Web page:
IX,xxix,62-63 - Nunc principatus scaro datur, qui solus piscium dicitur ruminare herbisque vesci atque non aliis piscibus, Carpathio maxime mari frequens. promunturium Troadis Lectum numquam sponte transit. inde advectos Tiberio Claudio principe Optatus e libertis eius praefectus classis inter Ostiensem et Campaniae oram sparsos disseminavit, quinquennio fere cura adhibitia, ut capti redderentur mari. postea frequentes inveniuntur Italiae litore, non antea ibi capti, admovetque sibi gula sapores piscibus satis et novum incolam mari dedit, ne quis peregrinas aves Romae parere miretur. IX,xxix,62-63 - 'Nowadays the wrasse is felt to be the best fish (it is said to be alone among fish in chewing a cud and eating grasses rather than other fish); it is particularly common in the Carpathian Sea: never does it range of its own accord beyond Lectum in the Troad. From there, in the reign of Tiberius Claudius, Optatus, one of his freedmen who was commander of a fleet, seeded them between the Ostian and the Campanian mouths, taking care for about five years to throw back to the sea any that were caught. Since then they have been frequently found off the shores of Italy, when they'd never been caught there before; thus gluttony has provided itself with some fresh flavors by sowing fish, and has given the sea a new inhabitant: no great wonder, then, that foreign birds [as well] breed at Rome.'

Translation: Bill Thayer.
XIV.viii.61 - Divus Augustus Setinum praetulit cunctis et fere secuti principes, confessa propter experimenta, non temere cruditatibus noxiis ab ea saliva. nascitur supra Forum Appi. antea Caecubo erat generositas celeberrima in palustribus populetis sinu Amynclano, quod iam intercidit incuria coloni locique angustia, magis tamen fossa Neronis, quam a Baiano lacu Ostiam usque navigabilem incohaverat. XIV.viii.61 - 'Augustus of blessed memory preferred Setinum [wine] to all the others as did almost all the other emperors after him, due to experience: you need not fear that a taste for it might give you stomach reflux. It grows on the heights above Forum Appii. Before that, the wine most famous for its quality was the Caecuban, growing in poplar thickets in the marshes on the Bay of Amynclae: the vineyard has died off due to the grower's neglect and the small acreage, more yet in fact because of the canal that Nero started, providing a navigable link from the lake of Baiae to Ostia.'

[Loeb has a slightly different Latin text]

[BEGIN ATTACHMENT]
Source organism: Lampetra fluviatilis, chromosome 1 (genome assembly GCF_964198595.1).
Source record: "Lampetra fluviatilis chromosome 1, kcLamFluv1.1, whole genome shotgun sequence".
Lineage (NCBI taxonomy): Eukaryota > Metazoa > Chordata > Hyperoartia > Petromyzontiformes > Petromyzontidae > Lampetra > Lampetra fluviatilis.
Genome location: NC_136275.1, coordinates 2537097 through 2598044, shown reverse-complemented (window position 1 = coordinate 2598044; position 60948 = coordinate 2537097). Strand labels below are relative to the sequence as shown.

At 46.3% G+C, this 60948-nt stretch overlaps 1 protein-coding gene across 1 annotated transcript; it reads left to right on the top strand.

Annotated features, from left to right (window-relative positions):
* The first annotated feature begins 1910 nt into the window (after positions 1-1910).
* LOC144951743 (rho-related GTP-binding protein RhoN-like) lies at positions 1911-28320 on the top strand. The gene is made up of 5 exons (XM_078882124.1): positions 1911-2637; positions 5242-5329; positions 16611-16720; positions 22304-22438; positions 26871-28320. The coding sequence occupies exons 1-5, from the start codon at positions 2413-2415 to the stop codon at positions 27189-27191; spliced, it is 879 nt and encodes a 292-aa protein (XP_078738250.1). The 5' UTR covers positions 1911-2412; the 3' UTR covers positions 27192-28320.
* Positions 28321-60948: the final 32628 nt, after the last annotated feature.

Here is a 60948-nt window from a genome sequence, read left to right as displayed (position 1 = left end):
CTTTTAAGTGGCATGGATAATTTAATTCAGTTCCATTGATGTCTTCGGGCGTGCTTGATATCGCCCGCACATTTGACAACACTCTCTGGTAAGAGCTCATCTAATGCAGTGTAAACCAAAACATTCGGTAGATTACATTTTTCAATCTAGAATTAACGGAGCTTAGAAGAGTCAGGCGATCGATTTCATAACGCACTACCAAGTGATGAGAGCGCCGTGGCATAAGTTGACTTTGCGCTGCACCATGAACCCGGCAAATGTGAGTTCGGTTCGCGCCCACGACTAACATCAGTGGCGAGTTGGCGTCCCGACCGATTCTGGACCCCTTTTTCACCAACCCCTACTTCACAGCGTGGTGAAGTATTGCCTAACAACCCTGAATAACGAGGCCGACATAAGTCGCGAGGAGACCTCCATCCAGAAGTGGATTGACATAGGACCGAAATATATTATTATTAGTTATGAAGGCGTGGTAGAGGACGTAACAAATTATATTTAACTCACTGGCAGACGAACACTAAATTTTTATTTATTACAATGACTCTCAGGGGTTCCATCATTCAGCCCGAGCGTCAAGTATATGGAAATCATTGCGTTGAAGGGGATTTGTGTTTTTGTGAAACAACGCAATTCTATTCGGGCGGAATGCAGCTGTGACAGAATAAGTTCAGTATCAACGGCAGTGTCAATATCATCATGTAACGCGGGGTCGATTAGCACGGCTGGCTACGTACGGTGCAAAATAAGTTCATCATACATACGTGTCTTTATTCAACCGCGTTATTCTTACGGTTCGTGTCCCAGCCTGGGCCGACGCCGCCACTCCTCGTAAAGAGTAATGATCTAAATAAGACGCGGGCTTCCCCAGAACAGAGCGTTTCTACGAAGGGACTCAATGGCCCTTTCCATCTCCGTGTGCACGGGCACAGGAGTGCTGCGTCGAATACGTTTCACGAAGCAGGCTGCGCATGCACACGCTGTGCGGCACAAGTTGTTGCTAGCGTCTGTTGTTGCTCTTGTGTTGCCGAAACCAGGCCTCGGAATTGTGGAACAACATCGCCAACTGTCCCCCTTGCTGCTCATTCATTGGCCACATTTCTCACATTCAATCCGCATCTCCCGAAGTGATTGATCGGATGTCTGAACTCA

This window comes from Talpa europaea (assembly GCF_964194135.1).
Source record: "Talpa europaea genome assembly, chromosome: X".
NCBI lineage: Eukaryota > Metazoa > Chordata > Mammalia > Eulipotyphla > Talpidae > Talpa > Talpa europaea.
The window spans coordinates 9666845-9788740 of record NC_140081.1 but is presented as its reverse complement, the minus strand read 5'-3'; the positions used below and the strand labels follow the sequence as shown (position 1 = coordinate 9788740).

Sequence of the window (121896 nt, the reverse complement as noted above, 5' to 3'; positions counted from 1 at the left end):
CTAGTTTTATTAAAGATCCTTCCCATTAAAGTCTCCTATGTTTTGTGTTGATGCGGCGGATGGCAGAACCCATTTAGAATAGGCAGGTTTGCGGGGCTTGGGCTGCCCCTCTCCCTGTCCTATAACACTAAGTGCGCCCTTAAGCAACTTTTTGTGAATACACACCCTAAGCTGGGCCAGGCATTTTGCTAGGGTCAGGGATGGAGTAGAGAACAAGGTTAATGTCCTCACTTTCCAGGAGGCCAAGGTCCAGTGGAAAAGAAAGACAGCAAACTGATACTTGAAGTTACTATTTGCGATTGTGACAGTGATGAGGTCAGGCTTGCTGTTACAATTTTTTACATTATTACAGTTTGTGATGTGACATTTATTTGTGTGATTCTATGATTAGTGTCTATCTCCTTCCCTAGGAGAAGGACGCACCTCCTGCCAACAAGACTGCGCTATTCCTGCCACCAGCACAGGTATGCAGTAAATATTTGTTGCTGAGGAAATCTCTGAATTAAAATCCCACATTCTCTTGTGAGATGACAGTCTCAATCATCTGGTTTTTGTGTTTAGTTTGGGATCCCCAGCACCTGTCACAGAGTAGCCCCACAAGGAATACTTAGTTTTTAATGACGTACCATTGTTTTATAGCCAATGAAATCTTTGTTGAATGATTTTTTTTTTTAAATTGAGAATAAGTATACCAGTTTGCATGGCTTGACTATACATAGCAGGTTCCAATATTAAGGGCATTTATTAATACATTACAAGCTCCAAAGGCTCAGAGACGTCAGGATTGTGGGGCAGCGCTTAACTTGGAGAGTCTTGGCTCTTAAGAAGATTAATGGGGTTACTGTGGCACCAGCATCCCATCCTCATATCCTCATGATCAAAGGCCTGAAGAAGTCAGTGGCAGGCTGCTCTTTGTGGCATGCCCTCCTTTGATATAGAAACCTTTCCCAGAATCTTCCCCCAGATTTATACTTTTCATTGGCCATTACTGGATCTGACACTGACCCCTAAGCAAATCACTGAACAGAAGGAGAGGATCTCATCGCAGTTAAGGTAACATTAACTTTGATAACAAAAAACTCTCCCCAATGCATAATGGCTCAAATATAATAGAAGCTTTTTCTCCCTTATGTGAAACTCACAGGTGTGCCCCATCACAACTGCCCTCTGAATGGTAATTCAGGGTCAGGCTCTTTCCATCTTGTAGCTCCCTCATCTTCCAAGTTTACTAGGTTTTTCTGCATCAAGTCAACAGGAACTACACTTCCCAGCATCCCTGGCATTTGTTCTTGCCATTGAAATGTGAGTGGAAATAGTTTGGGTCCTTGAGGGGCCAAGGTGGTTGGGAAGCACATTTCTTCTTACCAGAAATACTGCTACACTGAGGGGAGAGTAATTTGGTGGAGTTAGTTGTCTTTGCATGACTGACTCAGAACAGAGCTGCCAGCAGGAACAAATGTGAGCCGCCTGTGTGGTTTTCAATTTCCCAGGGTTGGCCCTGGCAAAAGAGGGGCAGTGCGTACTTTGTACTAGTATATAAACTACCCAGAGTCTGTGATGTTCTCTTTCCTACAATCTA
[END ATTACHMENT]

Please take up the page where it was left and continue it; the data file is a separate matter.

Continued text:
Translation: Bill Thayer.
XV.xxvii.97 - minimum in hac arbore ingenia profecerunt, nec nominibus nec insitis; nec alio modo quam pomi magnitudine differunt mora Ostiensia et Tusculana Romae. XV.xxvii.97 - '[speaking of the mulberry tree:] Very few improvements have been made to this tree, whether in cultivars or in grafting; and other than in size, there is no difference between the Ostia and Tusculanum mulberry and the one found at Rome.

[Loeb has a different Latin text]

Translation: Bill Thayer.
XVI,lxxvi,201-2 - abies admirationis praecipuae visa est in nave, quae ex Aegypto Gai principis iussu obeliscum in Vaticano circo statutum quattuorque truncos lapidis eiusdem ad sustinendum eum adduxit. qua nave nihil admirabilius visum in mari certum est. CXX modium lentis pro saburra ei fuere. longitudo spatium obtinuit magna ex parte Ostiensis portus latere laevo. ibi namque demersa est Claudio principe cum tribus molibus turrium altitudine in ea exaedificatis obiter Puteolano pulvere advectisque. arboris eius crassitudo quattuor hominum ulnas conplectentium implebat. XVI,lxxvi,201-2 - An especially wonderful fir was seen in the ship which brought from Egypt at the order of the emperor Gaius the obelisk erected in the Vatican circus and four shafts of the same stone to serve as its base. It is certain that nothing more wonderful than this ship has ever been seen on the sea: it carried one hundred and twenty bushels of lentils for the ballast, and its length took up a large part of the left side of the harbour of Ostia, for under the emperor Claudius it was sunk there, with three moles as high as towers erected upon it that had been made of Pozzuoli cement for the purpose and conveyed to the place. It took four men to span the girth of this tree with their arms.

Translation: Loeb, Rackham.
XXXVI,xiv,70 - divus Claudius aliquot per annos adservatam, qua C. Caesar inportaverat, omnibus quae umquam in mari visa sunt mirabiliorem, in ipsa turribus Puteolis e pulvere exaedificatis, perductam Ostiam portus gratia mersit. XXXVI,xiv,70 - The ship used by the emperor Gaius for bringing a third [obelisk] was carefully preserved for several years by Claudius of Revered Memory, for it was the most amazing thing that had ever been seen at sea. The caissons made of cement were erected in its hull at Pozzuoli; whereupon it was towed to Ostia and sunk there by order of the emperor, so to contribute to his harbour-works.

Translation: Loeb, Eicholz.
XXXVI,xviii,83 - Magnificatur et alia turris a rege facta in insula Pharo portum optinente Alexandriae, quam constitisse DCCC talentis tradunt, magno animo, ne quid omittamus, Ptolemaei regis, quo in ea permiserit Sostrati Cnidi architecti structura ipsa nomen inscribi. usus eius nocturno navium cursu ignes ostendere ad praenuntianda vada portusque introitum, quales iam compluribus locis flagrant, sicut Ostiae ac Ravennae. periculum in continuatione ignium, ne sidus existimeretur, quoniam e longinquo similis flammarum aspectus est. XXXVI,xviii,83 - Another towering structure built by a king is also extolled, namely the one that stands on Pharos, the island that commands the harbour at Alexandria. The tower is said to have cost 800 talents. We should not fail to mention the generous spirit shown by King Ptolemy, whereby he allowed the name of the architect, Sostratus of Cnidos, to be inscribed on the very fabric of the building. It serves, in connection with the movements of ships at night, to show a beacon so as to give warning of shoals and indicate the entrance to the harbour. Similar beacons now burn brightly in several places, for instance at Ostia and Ravenna. The danger lies in the uninterrupted burning of the beacon, in case it should be mistaken for a star, the appearance of the fire from a distance being similar.

Translation: Loeb.